WOMEN’S THEATRE FESTIVAL: A Warm Memoir

WOMEN’S THEATRE FESTIVAL: Pretty Fire

A Theater Review by Julinda D. Lewis

At: TheatreLab, The Basement, 300 E. Broad St, RVA 23219

Performances: March 27, March 31, April 6,  April 12, April 17, 2019

Ticket Prices: $25 general admission; $20 for RAPT card holders; $15 for students

Info: (804) 359-2003 or 5thwalltheatre.org

5th Wall Theatre (Carol Piersol) and TheatreLAB (Deejay Gray) have joined forces once again, this time to co-produce the Women’s Theatre Festival, featuring 4 shows in 4 weeks by 4 companies. The festival opened Wednesday, March 27, with 5th Wall Theatre’s production of Charlayne Woodard’s 1995 autobiographical work, Pretty Fire, directed by Piersol starring Haliya Roberts.

I first remember seeing Haliya Roberts last fall in the Heritage Ensemble production of Living in the Key of B Unnatural. Then she caught my attention again with a strong performance as the assistant producer of a radio show, Linda MacArthur, in the 5th Wall Theatre production, Talk Radio earlier this year. Roberts has raised the bar and moved to a whole new level with her stellar performance in Pretty Fire.

Woodard’s one-woman play is a warm and familiar memoir of a black woman who, wonder of wonders, grew up in a strong, loving family just outside of Albany, NY – with both parents and two sets of grandparents. The story begins with Charlayne’s premature birth in the family’s bathroom on a snowy winter night. For those who are not familiar with upstate New York, Albany is quite rural. The baby weighed less than two pounds and the doctors had little hope that she would survive the night. She was “blue black and fuzzy” and her fingers were still webbed but her paternal grandfather found the hospital chaplain, went to the chapel, and prayed with confidence and conviction.

Roberts takes ownership of this character so that, as one friend said after the opening, it would be hard to imagine anyone else playing this role. Piersol has staged this show very simply, with just a bench and some lights (credit Erin Barclay) and some very effective and well-placed sound effects (Kelsey Cordrey is the Festival sound designer). I don’t know what Piersol told Roberts, or how much guidance she provided, but whatever it was, it was just right.

Roberts mastered the little girl’s voice, the grandmother’s testimonials and hallelujahs and the mother’s sometimes unconventional and unexpected words of wisdom. She also captured the history and anecdotes with authenticity and accuracy. Her recounting of taking a bath with her younger sister in a large tin tub in her maternal grandmother’s home in Georgia brought back memories of my own childhood, taking baths in a similar tub in my great-aunt’s house on the Eastern Shore of Virginia. The water had to be obtained from a spigot (or in my case, from the backyard pump) and then heated on top of the kitchen stove before being poured lovingly into the tub set on the kitchen or dining room floor.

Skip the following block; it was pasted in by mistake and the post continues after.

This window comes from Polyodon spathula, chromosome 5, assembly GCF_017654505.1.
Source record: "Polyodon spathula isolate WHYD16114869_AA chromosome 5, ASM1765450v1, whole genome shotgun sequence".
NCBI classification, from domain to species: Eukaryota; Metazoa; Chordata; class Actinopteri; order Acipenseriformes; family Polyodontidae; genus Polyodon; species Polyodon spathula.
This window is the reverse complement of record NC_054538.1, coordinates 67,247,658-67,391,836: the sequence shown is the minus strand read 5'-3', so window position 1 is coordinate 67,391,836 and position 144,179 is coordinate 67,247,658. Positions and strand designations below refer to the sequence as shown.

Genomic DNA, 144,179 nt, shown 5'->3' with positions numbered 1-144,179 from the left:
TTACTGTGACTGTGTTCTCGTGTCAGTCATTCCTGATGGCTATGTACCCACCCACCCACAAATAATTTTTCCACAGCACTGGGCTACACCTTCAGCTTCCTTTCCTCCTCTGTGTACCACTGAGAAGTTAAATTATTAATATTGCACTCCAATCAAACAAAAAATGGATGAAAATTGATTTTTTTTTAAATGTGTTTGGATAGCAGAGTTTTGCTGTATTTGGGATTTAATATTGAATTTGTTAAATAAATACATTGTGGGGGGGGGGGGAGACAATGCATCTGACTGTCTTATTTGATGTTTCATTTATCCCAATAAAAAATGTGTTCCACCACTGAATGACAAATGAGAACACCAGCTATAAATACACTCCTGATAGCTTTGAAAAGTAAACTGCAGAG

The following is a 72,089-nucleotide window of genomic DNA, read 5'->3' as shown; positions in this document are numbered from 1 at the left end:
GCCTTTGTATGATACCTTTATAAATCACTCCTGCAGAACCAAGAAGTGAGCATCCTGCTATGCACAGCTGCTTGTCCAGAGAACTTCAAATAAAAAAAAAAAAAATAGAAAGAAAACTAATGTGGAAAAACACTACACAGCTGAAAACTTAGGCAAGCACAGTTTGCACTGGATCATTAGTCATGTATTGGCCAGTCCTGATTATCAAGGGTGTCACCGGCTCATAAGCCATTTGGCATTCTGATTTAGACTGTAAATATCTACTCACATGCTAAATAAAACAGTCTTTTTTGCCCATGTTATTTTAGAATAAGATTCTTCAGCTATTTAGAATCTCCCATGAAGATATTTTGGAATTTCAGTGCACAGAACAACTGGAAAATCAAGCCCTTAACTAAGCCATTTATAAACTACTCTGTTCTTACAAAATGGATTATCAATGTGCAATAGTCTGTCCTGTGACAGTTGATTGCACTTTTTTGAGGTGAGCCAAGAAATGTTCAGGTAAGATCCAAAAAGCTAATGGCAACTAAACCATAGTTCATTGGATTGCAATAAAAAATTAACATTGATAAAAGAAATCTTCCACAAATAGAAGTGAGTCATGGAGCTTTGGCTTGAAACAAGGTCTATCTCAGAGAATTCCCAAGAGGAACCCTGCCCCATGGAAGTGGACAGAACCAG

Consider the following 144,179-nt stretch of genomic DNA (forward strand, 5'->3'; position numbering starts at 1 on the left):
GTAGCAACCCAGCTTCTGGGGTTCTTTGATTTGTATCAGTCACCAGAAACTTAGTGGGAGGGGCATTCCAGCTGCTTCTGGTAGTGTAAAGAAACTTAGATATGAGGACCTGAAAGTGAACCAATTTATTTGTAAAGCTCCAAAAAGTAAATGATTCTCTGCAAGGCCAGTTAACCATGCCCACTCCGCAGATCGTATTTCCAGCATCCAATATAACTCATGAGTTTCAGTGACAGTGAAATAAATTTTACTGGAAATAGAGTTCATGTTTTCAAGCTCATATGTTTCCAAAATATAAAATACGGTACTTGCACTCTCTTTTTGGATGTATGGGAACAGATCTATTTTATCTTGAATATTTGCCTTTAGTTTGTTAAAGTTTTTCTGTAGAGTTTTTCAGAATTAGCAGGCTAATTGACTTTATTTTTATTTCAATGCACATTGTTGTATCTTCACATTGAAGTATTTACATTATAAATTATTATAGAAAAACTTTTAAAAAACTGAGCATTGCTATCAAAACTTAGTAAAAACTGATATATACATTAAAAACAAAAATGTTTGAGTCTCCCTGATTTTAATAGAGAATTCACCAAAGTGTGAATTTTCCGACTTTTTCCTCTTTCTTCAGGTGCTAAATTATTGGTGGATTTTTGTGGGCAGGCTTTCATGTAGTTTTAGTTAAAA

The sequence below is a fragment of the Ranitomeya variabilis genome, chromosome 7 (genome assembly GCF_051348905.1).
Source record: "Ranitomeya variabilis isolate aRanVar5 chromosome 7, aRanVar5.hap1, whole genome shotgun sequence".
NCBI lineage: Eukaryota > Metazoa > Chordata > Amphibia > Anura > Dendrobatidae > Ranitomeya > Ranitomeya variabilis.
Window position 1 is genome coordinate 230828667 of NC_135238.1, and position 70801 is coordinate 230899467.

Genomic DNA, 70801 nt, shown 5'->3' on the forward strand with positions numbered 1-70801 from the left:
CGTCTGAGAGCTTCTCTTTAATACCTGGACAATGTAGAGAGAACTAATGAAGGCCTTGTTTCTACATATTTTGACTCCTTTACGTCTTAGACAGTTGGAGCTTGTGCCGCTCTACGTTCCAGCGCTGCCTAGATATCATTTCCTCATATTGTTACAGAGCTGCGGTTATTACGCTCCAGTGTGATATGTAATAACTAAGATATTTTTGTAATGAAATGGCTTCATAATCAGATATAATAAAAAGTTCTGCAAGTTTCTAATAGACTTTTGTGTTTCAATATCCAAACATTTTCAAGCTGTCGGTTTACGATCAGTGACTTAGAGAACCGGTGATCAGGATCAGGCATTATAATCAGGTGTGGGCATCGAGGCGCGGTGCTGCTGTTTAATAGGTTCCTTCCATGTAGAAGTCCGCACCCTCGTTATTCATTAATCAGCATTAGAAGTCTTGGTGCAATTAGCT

The revelation of her secret – being bullied and molested by a neighbor who lived between her house and the local grocery store – brought me to the edge of my seat, ready to seek revenge on her behalf. But Pretty Fire isn’t about abuse or defeat; it is positive, uplifting, life-affirming – and there are only four more chances to see it!

BTW, playwright Charlayne Woodard, may be familiar to some as an actress who appeared in the Tony Award-winning Broadway show Ain’t Misbehavin’ and on television in the recurring roles of Janice on The Fresh Prince of Bel Air and Sister Peg, the nun with a mission for prostitutes and junkies, on Law and Order: SVU (2002-2011).

 

Julinda D. Lewis is a dancer, teacher, and writer who was born in Brooklyn, NY and now lives in Eastern Henrico County.

———-

Photo Credits: 

 

//ws-na.amazon-adsystem.com/widgets/q?ServiceVersion=20070822&OneJS=1&Operation=GetAdHtml&MarketPlace=US&source=ac&ref=tf_til&ad_type=product_link&tracking_id=rvartreview-20&marketplace=amazon&region=US&placement=B00BHU9CCO&asins=B00BHU9CCO&linkId=652779fcb6cf081df4674a52e16a75d4&show_border=false&link_opens_in_new_window=false&price_color=333333&title_color=0066c0&bg_color=ffffff

Advertisements

Author: jdldances

Julinda D. Lewis is a dancer, teacher, and writer, born and raised in Brooklyn, NY and transplanted to Richmond, VA. A retiree from both the New York City and Richmond City Public School systems, she is currently an Adjunct Instructor for the Department of Dance and Choreography at Virginia Commonwealth University, and holds the degrees of BS and MA in Dance and Dance Education (New York University), MSEd in Early Childhood Education (Brooklyn College, CUNY), and is currently working on her dissertation in Educational Leadership (Regent University). Julinda is the Richmond Site Leader for TEN/The Eagles Network and the East Region Coordinator for the International Dance Commission and has worked in dance ministry all over the US and abroad (Bahamas, Barbados, Haiti, Jamaica, Kenya, Puerto Rico). She is licensed in dance ministry by the Eagles International Training Institute (2012), and was ordained in dance ministry through Calvary Bible Institute and Seminary, Martinez, GA (2009).

One thought on “WOMEN’S THEATRE FESTIVAL: A Warm Memoir”

  1. Pingback: Pretty Fire

Leave a Reply

Fill in your details below or click an icon to log in:

WordPress.com Logo

You are commenting using your WordPress.com account. Log Out /  Change )

Google photo

You are commenting using your Google account. Log Out /  Change )

Twitter picture

You are commenting using your Twitter account. Log Out /  Change )

Facebook photo

You are commenting using your Facebook account. Log Out /  Change )

Connecting to %s